in Muslim Spain and Mamluk Egypt, a high government official. The term originally designated a chamberlain, but under the Spanish Umayyads (756-1031) the hajib functioned as a chief minister, paralleling the position of vizier (wazir) in the eastern caliphates. He was the chief representative of the caliph and directed the central secretariat in Cordoba. In 978 effective control of the caliphate was taken over by Ibn Abu 'Amir, known as al-Mansur (Almanzor in Spanish sources), who was hajib to Hisham II. The so-called 'Amirid dictatorship, which was continued by al-Mansur's sons and by the hajibs, lasted until the outbreak of civil war in Muslim Spain in 1008. In this period of numerous petty kingdoms (1008-91), most rulers, not daring to claim the sacred office of caliph, assumed the title hajib instead.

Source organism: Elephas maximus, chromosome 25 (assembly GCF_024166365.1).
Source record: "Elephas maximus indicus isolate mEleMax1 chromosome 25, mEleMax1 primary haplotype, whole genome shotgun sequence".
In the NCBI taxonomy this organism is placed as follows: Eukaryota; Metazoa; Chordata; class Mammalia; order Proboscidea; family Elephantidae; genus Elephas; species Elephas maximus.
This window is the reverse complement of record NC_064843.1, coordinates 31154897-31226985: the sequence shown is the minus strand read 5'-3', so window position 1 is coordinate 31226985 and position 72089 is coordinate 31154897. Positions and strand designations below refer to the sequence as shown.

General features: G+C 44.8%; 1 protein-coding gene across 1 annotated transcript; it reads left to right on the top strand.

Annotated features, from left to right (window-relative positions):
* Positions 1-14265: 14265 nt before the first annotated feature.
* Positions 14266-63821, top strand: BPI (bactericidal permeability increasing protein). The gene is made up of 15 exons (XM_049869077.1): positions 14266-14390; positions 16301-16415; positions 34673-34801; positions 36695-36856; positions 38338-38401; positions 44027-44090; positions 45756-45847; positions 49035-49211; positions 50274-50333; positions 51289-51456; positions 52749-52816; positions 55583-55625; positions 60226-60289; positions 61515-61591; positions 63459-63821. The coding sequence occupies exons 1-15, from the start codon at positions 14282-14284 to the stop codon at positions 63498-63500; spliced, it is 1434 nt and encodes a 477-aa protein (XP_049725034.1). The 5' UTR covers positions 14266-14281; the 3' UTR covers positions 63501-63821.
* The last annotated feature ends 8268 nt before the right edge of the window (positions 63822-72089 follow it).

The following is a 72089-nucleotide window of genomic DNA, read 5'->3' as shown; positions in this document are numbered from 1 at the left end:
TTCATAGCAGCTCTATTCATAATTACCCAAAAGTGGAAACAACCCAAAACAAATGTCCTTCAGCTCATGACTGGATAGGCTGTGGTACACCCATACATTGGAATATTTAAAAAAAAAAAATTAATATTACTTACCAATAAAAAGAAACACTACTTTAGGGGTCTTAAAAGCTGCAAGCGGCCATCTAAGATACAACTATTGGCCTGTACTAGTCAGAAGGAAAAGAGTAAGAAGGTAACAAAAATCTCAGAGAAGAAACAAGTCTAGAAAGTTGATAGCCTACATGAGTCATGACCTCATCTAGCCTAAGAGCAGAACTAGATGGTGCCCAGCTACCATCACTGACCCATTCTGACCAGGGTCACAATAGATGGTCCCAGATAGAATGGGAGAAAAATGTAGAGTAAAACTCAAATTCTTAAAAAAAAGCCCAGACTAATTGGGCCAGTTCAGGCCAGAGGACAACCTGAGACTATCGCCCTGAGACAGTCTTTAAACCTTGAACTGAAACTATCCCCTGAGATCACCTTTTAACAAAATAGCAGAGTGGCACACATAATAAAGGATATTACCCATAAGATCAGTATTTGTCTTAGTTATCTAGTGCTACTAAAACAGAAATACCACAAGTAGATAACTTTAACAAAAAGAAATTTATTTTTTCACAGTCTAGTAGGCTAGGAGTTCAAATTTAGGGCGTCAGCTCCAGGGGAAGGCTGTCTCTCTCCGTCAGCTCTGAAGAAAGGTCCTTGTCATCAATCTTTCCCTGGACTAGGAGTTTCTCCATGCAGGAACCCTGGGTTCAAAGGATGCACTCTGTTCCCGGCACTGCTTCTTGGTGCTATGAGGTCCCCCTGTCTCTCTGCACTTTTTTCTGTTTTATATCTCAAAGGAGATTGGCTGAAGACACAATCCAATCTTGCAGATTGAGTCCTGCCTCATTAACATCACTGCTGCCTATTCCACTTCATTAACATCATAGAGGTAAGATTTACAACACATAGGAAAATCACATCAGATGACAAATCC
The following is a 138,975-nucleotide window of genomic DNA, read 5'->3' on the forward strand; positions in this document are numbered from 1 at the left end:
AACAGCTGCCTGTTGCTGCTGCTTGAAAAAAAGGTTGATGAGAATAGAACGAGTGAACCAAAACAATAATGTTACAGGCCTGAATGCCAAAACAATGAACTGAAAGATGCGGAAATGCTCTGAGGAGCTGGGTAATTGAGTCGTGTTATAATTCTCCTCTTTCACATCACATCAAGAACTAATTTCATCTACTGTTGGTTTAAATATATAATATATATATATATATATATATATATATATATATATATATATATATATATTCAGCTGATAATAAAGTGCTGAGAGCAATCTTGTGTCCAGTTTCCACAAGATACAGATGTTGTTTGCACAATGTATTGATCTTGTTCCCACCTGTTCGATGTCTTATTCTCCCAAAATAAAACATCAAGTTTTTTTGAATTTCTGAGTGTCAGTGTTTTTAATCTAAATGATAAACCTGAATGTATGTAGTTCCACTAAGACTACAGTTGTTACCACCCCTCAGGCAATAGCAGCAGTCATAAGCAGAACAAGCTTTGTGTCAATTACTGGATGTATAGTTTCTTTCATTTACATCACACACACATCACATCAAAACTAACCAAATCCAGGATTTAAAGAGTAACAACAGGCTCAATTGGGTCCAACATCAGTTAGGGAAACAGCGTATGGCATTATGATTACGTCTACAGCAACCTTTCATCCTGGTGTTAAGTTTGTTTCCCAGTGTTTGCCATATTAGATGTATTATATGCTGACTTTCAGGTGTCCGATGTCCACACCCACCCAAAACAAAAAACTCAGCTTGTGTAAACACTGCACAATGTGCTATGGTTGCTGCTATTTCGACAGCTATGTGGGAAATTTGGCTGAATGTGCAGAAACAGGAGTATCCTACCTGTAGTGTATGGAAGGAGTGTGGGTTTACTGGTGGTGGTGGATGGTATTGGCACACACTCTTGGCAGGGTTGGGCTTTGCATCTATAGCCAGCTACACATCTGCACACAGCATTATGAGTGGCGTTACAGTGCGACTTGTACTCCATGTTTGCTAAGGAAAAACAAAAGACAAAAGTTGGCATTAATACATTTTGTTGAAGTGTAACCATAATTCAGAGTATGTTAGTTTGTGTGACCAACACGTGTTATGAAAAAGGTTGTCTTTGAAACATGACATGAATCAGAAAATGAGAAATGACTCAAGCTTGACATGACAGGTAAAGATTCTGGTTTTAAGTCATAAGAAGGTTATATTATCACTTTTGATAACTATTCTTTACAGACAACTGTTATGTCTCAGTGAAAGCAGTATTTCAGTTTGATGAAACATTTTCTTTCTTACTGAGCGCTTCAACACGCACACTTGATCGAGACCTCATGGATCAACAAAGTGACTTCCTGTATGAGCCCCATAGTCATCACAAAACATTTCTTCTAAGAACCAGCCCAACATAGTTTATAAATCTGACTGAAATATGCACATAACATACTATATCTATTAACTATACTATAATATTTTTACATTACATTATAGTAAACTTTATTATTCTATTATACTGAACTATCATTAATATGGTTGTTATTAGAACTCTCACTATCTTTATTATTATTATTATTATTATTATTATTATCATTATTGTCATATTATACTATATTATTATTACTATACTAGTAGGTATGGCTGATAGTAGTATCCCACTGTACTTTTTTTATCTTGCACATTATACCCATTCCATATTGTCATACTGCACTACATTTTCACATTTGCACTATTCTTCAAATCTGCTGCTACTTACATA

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Encyclopedia Britannica, 2008. Encyclopedia Britannica Online.
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